It was one of the most remarkable fortresses of the Peloponnese during the Frankish and Ottoman periods. It was built in the middle of the 13th century (probably in 1245) by the famous French knight Geoffrey de Bruyeres or de Briel, baron of Karytaina.
De Bruyeres, born in Greece, is one of the leading figures in the Chronicle of Morea. He inherited Karytaina from his father Hugo who in the division of the Peloponnese between the Frankish Crusaders, in 1209, took one of the 12 baronies of the Principality of Achaia. The barony of Karytaina had 22 manors.
Before the Frankish occupation, there are no reports of Karytaina. However, there are serious indications that in the place pre-existed a Byzantine and perhaps an ancient castle (ancient Brenthi).
(John Pentland Mahaffy, 1890)
Geoffrey died childless in 1275. The barony then passed half to the prince of Achaia and the other half to his widow, Isabella Delaros (de la Roche). Isabella Delaros (sister of the Duke of Athens) married the Count of Lecce Hughes de Brienne (or Ugo di Brienne), who was of French descent from Campania, the eldest son of the late Frankish king, King of Cyprus, who had unsuccessfully attempted to take the throne of Jerusalem. Isabella Delaros died in 1279. Her husband took part in military operations in Italy, apparently not interested in Karytaina.
In 1289 an alleged relative of the De Bruyeres appeared and claimed the barony. This fact, combined with the absence of Hugo de Brienne and in order to settle the situation regarding the succession to the Principality of Achaia, prompted the king of Sicily to cede, in July 1289, the entire barony of Karytaina to daughter of the Prince of Achaia Isabella Villehardouin, known as Izambo, as a dowry for her marriage to Florent d’Hainaut, who became the new Prince of Achaia.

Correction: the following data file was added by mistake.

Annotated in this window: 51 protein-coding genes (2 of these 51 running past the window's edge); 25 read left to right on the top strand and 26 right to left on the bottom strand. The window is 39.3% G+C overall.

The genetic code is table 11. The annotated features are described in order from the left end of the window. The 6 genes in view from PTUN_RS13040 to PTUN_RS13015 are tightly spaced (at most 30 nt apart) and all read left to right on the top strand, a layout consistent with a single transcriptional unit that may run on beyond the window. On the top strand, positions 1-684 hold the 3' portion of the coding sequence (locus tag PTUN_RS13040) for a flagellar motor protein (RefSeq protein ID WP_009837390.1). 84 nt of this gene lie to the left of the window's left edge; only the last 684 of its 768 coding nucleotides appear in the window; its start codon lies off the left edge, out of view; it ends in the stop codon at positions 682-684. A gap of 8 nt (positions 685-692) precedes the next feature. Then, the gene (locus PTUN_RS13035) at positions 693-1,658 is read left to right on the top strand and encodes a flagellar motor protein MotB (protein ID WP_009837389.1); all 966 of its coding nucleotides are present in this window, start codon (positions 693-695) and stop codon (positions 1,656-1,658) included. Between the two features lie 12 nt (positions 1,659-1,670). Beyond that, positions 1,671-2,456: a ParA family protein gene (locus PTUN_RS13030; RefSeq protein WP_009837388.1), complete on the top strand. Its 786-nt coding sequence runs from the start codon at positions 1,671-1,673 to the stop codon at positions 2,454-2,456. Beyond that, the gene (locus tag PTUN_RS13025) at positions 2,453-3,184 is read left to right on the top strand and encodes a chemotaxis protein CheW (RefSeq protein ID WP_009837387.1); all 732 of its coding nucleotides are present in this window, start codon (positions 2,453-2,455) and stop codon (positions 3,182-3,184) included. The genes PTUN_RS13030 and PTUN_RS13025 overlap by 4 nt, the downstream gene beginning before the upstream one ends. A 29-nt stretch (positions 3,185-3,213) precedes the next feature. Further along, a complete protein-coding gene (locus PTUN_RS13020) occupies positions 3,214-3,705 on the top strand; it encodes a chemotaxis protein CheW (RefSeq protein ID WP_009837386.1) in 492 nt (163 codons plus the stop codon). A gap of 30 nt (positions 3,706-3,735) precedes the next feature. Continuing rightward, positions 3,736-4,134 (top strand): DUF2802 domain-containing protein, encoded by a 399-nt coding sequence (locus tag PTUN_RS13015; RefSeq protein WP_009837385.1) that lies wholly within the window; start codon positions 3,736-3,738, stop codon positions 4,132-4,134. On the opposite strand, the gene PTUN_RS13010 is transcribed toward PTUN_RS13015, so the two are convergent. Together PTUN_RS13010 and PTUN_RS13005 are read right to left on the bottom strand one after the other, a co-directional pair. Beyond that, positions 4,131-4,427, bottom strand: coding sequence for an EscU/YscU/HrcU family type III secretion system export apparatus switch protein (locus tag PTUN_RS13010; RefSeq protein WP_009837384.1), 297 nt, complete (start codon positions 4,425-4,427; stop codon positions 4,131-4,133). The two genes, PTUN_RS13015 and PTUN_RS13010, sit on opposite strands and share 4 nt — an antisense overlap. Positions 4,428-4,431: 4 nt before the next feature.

But Hugo de Brienne was an important figure and was not easy to ignore. He took Pontikokastro in return, while it is said, without being absolutely certain, that he finally took half of the Karytaina area again. In 1324, the guard of the castle was bribed by the Byzantine Commissioner of Morea Andronikos Asan Paleologos (“Asanis”) and Karytaina was occupied by the Byzantines. Andronikos was the nephew of the emperor Andronikos II Palaiologos and lord of Mystras between 1316 and 1322 and was the one who recaptured much of the Peloponnese from the Franks. In 1318 he had acquired in a similar way the castle of Akova which he bought from the Catalans.
In 1458 or 1460, the castle was occupied by the Turks without resistance. Karytaina continued to be a great castle during the years of Ottoman rule, as it was the center of Kiza (administrative district).
For a short time, during the Second Venetian Occupation in the Peloponnese, between 1687 and 1715, the castle was owned by the Venetians.
In 1821 it was one of the first castles to be liberated and after the first victory of the Greek Revolutionaries, under Theodoros Kolokotronis, in the battle of Karytaina (March 27, 1821). In 1826 the Kolokotronis (a.k.a the Elder of Moria) would fortify the castle again, to be used as a base during his operations against Ibrahim and as a refuge for the civilian population. At the roots of the castle, near Panagia, he built his house. Ibrahim tried to occupy the castle, but without success.